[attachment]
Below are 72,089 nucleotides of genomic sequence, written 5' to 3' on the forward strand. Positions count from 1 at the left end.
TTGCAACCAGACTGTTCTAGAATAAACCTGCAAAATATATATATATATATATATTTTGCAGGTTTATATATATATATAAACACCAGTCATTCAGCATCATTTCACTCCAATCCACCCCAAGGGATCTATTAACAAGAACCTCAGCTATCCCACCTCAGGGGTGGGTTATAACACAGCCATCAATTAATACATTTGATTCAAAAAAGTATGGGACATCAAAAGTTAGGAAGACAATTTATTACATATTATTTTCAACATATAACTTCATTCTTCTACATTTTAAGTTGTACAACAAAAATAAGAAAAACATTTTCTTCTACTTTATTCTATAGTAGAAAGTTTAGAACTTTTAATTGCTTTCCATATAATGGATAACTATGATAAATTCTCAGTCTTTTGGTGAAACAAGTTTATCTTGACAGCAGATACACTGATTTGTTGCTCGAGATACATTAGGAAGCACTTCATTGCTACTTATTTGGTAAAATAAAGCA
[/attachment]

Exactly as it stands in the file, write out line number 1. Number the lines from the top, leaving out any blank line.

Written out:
Below are 72,089 nucleotides of genomic sequence, written 5' to 3' on the forward strand. Positions count from 1 at the left end.